Ys: Memories of Celceta (PS Vita Review)

Ys-Memories-of-Celceta-3Back in 1993, Ys IV was released for the PC Engine and Super Famicom under the titles, Ys IV: The Dawn of Ys and Ys IV: Mask of the Sun. It never made it outside of Japan, and there was another port made for the PlayStation 2 that also never made it outside. With Ys: Memories of Celceta for the PlayStation Vita, gamers outside of Japan now will have a chance. While this is the first time the game has ever made it to America and Europe (in 2014), it is also the first time the game was made by Nihon Falcom, the creator of the Ys series (the previous versions were created by Taito and Hudson Soft).

2247747-a1The game begins after Adol has completely lost of all his memories. It seems that he was traveling along the unknown areas surrounding the island of Celceta, but he returned with amnesia. Adol is enlisted by the army to investigate the mysterious island that apparently no one has ever returned from. With the Duren’s help, Adol hopes to regain his memories and unlock the secrets of Celceta.

Ys-Memories-of-Celceta-2Adol will be traveling all around Celceta, discovering many things for the second time in this action RPG title. Along the way Adol will run into villages and people he already once met, but if you played any of the previous Ys games, you know trouble always follows Adol. This time isn’t any different, only he just doesn’t remember who, what or how, causing even more problems.

Adol will be accompanied by a cast of characters he will meet on his journey, but only three characters can be on the field at anytime. Each character has their own unique weapons and fighting style and unique skills for battle. Adol is a slash-type character with his sword, which is strong against certain types of opponents. Every other character has a unique attribute too, so going back and forth between characters can be a key element in battle. Skills can be leveled up by using them in battle.

1004980_647888568578627_97757222_nYs reboots have been pretty unique on the battle system. You control one character and your other two party members are AI controlled. While in battle you choose which character you are in control of. Your AI friends won’t die, as their life bar will just go down to 1 HP. Going back and forth between character in battle can save your life and restore items. You can also switch out characters in battle (except for boss battles) and order the AI to go into a defensive mode or offensive mode by using the PS Vita’s rear touch screen.

The game features a crafting system where you collect materials from defeated enemies, chests or by attacking bushes, rocks and other items. They can be fused together to create stronger materials, and they can finally be used to create new items, accessories or strengthen equipment. In the end, I took the final weapon in the game for Adol and gave it +37, making it a very dangerous tool. I then took my strongest armor and gave it a +26, giving him some very strong tanking abilities.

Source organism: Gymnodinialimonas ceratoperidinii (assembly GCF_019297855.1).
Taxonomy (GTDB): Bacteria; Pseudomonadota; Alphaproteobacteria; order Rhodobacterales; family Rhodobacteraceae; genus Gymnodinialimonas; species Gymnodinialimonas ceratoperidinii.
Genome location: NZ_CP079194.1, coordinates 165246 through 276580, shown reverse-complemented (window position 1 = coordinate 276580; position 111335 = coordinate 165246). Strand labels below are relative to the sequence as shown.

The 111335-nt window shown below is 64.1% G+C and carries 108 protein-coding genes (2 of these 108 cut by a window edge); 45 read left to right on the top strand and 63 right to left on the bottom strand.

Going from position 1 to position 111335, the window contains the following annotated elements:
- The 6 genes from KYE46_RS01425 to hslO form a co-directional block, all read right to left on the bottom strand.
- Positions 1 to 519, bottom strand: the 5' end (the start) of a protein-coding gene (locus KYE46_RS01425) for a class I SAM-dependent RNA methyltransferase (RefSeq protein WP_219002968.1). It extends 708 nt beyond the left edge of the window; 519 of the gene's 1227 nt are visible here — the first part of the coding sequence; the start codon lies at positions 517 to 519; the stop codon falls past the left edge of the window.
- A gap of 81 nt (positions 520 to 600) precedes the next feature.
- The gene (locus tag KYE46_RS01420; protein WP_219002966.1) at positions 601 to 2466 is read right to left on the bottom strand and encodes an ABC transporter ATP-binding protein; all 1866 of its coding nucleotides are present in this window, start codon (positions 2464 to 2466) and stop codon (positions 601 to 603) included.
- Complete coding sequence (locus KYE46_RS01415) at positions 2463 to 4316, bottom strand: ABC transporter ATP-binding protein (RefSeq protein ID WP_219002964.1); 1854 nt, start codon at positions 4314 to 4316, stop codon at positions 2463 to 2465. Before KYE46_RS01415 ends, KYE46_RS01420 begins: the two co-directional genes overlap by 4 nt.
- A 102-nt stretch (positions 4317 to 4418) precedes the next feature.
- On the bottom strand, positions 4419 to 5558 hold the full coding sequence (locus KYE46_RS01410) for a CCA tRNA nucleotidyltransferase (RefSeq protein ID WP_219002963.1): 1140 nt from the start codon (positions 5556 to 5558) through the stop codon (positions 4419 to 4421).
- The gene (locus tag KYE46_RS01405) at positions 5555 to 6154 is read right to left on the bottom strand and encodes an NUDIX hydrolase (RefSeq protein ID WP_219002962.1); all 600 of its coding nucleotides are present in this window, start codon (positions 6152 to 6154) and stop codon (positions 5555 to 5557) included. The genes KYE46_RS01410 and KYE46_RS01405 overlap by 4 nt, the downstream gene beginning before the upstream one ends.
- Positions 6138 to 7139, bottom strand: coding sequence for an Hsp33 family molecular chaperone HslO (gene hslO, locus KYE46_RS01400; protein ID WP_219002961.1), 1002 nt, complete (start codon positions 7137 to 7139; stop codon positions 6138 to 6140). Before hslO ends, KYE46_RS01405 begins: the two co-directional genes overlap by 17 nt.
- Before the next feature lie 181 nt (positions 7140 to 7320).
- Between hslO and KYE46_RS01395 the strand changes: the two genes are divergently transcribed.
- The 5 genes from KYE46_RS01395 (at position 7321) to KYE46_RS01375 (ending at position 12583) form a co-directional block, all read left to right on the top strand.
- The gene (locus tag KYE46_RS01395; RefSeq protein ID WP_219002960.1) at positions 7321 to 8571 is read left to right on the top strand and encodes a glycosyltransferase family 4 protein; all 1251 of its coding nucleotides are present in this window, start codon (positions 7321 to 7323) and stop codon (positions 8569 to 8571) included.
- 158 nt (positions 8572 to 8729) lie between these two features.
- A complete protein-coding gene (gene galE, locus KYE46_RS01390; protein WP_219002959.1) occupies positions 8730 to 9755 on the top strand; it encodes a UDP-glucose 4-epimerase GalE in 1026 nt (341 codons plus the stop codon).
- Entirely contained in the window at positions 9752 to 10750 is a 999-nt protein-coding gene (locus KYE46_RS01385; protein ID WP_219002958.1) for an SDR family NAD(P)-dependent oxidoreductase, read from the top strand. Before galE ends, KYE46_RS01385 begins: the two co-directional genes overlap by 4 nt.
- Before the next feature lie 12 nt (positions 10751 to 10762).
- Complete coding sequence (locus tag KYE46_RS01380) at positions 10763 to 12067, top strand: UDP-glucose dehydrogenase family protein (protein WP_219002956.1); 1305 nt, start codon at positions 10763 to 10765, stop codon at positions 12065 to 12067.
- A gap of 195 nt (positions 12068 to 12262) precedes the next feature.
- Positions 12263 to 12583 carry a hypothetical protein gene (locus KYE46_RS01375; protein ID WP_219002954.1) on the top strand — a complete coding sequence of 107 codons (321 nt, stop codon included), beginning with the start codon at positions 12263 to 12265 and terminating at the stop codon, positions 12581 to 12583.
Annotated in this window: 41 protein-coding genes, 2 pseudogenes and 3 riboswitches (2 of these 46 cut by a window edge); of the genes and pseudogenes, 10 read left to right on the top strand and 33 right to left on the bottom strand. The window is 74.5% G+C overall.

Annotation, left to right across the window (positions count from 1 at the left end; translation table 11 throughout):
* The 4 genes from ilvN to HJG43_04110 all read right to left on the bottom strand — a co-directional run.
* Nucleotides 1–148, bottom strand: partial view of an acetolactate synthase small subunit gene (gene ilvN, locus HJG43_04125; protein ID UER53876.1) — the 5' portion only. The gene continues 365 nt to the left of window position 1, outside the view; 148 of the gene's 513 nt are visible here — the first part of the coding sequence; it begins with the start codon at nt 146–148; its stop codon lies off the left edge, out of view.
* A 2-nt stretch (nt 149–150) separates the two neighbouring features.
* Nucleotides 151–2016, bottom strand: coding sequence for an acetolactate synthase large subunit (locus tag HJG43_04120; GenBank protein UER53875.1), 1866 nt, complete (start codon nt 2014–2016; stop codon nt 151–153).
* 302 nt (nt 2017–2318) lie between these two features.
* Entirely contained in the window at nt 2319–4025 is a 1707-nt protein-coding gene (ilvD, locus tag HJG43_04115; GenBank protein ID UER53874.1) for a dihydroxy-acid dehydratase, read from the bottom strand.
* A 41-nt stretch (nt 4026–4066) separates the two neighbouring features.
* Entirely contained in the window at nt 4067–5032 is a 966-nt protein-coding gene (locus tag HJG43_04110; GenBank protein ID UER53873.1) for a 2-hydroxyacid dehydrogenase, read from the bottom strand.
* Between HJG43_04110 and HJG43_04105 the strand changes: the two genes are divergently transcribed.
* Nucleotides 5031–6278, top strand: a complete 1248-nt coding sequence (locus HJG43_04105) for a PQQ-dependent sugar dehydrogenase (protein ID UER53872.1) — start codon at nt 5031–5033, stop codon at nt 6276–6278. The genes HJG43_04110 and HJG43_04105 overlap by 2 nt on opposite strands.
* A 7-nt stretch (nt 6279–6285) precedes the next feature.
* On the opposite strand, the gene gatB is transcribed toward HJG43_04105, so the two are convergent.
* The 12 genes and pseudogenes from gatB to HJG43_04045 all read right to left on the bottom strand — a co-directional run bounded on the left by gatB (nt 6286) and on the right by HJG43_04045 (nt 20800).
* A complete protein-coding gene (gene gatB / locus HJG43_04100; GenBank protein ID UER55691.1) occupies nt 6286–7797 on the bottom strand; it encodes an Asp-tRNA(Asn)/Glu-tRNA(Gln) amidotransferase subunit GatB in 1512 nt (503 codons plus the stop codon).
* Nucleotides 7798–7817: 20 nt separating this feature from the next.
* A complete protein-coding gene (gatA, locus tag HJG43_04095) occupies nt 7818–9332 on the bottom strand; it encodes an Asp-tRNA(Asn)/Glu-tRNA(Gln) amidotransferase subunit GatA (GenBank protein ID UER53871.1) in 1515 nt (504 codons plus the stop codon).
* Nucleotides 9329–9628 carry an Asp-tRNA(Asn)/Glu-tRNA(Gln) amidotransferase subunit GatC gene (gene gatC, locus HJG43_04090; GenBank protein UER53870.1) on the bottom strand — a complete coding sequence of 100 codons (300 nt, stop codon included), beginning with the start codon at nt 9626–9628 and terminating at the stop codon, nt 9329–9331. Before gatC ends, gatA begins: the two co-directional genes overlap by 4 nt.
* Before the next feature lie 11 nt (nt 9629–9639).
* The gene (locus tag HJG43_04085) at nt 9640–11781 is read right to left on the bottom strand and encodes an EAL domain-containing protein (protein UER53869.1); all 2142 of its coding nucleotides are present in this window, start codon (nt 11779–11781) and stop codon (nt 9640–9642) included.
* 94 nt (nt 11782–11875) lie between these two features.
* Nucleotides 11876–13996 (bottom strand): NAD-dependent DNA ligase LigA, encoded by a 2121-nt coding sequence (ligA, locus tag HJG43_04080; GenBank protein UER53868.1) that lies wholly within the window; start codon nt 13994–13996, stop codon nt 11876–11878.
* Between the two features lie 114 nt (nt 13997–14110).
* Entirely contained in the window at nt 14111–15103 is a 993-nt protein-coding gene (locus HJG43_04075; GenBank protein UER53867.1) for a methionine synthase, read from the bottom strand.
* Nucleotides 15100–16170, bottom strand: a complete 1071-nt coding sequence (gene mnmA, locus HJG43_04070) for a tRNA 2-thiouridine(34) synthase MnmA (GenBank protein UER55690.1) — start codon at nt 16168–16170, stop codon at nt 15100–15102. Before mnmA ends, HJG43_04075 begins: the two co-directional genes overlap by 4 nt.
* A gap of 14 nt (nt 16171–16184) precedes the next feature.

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A visually pretty game, there’s quick-paced action around every corner. Ys: Memories of Celceta is accompanied by anime artstyle spread around in a 3D anime-esque world. Aside from being fun, the game is also accompanied by an amazing soundtrack, which alone is worth listening.

Ys: Memories of Celceta is a great addition to the PS Vita library. While short on touch screen features, it’s a very fun RPG to sit back and enjoy. It’s not too hard when trying to collect and complete the game 100% (thanks to the games new game plus features).

Ys: Memories of Celceta
Platform: PlayStation Vita
Developer: Nihon Falcom
Publisher: XSEED
Release Date: November 26, 2013
MSRP:  $39.99 

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XSEED also released a limited edition of Ys: Memories of Celceta that includes a 3-CD collection of music spanning the history of the franchise, a cloth map detailing the lands of Celceta, a limited logo-emblazoned compass, and Adol’s Travel Journal containing adventuring strategies and artwork. It will retail for $59.99.

Grade: B+

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Chris Del Castillo
Chris Del Castillo 2588 posts

Growing up Chris watched a lot of the original Saturday morning cartoons and developed a love for arts and animation. Growing up he tried his hand at animation and eventually script writing, but even more his love of video games, anime and technology grew.